Great Plains Studies, Center for


Date of this Version

Spring 2011


Great Plains Research Vol. 21 No.1, 2011


© 2011 Center for Great Plains Studies, University of Nebraska-Lincoln


The saving of bison occupies a central place in Nature's Ghosts, but Mark Barrow's chronicle extends over a century both before and after. The story starts with Thomas Jefferson and fossils that came to be recognized as mastodons, mammoths, and giant ground sloths. "Jefferson and most of his contemporaries were certain that the natural world was orderly, static, and new." In such a worldview, extinction was unthinkable. Fossil evidence plus the historical extinctions of dodos, moas, and great auks forced reconsideration.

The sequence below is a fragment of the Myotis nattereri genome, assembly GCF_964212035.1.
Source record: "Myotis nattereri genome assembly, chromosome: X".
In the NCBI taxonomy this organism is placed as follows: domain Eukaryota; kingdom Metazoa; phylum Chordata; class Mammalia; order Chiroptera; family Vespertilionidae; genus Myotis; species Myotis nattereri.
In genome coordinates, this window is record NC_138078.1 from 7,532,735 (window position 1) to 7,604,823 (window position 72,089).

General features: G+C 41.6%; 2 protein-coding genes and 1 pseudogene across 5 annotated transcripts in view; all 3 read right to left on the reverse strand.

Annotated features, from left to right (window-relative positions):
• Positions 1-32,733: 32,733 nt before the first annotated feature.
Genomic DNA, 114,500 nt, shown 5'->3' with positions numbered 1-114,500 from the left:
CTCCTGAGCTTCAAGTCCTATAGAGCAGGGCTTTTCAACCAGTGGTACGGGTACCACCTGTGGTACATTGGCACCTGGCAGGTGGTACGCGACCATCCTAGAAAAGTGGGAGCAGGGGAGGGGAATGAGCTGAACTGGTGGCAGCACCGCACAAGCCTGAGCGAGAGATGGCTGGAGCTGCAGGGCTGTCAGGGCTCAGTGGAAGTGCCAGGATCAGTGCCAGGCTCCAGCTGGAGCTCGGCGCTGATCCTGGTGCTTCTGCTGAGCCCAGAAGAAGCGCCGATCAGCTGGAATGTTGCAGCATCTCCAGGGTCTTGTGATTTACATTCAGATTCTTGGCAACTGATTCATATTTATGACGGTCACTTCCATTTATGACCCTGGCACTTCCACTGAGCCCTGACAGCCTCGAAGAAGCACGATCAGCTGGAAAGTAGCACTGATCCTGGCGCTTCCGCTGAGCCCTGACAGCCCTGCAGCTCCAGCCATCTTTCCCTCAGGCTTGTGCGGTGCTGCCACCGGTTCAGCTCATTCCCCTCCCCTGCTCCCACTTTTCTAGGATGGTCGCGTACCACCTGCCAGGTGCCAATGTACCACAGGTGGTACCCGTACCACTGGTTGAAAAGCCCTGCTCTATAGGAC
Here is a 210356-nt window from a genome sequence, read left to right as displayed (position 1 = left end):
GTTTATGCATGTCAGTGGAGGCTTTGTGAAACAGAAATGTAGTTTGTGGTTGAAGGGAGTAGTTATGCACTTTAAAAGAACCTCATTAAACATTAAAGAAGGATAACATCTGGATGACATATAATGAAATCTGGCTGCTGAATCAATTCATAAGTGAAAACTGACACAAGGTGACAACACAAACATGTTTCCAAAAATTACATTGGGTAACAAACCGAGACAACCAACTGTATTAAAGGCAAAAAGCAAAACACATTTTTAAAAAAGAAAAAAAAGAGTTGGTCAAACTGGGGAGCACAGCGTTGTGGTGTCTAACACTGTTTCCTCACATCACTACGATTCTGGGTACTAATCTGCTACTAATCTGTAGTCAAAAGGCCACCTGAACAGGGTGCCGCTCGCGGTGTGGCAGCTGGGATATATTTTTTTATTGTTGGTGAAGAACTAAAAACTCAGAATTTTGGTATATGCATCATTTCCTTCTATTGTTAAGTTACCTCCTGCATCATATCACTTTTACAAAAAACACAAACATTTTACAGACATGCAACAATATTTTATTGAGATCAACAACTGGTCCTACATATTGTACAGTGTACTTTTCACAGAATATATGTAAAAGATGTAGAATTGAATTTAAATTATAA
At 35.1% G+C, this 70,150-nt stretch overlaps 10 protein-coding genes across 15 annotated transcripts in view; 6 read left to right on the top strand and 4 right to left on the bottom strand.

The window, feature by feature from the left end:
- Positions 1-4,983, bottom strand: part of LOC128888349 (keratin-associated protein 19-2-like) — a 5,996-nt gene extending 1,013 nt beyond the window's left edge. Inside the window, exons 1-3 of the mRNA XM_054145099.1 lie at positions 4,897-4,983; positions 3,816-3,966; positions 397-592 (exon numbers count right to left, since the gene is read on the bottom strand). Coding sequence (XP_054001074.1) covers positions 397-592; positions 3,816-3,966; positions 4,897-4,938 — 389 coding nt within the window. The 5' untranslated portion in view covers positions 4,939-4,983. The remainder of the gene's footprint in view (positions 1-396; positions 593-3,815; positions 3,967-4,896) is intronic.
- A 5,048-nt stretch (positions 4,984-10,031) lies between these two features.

This book ranges across centuries and continents, and only a few parts of it are explicitly about the Great Plains. Nonetheless, it contains valuable lessons for anyone concerned with extinction in the Great Plains and elsewhere. First, the book is a tour de force with nuggets for everyone (e.g., slaves were the first to recognize that teeth dug up in South Carolina resembled those from elephants). Second, the long perspective frames the tasks of the present to be both daunting and doable. The book is full of tales of persistence by both endangered species and dogged individuals. The short view remembers that the Endangered Species Act passed by overwhelming margins in 1973. The book extends our perspective back through two weaker previous Acts and the many occasions of failing to act. Confronting extinction has never been easy, and we should not expect it to become any easier soon.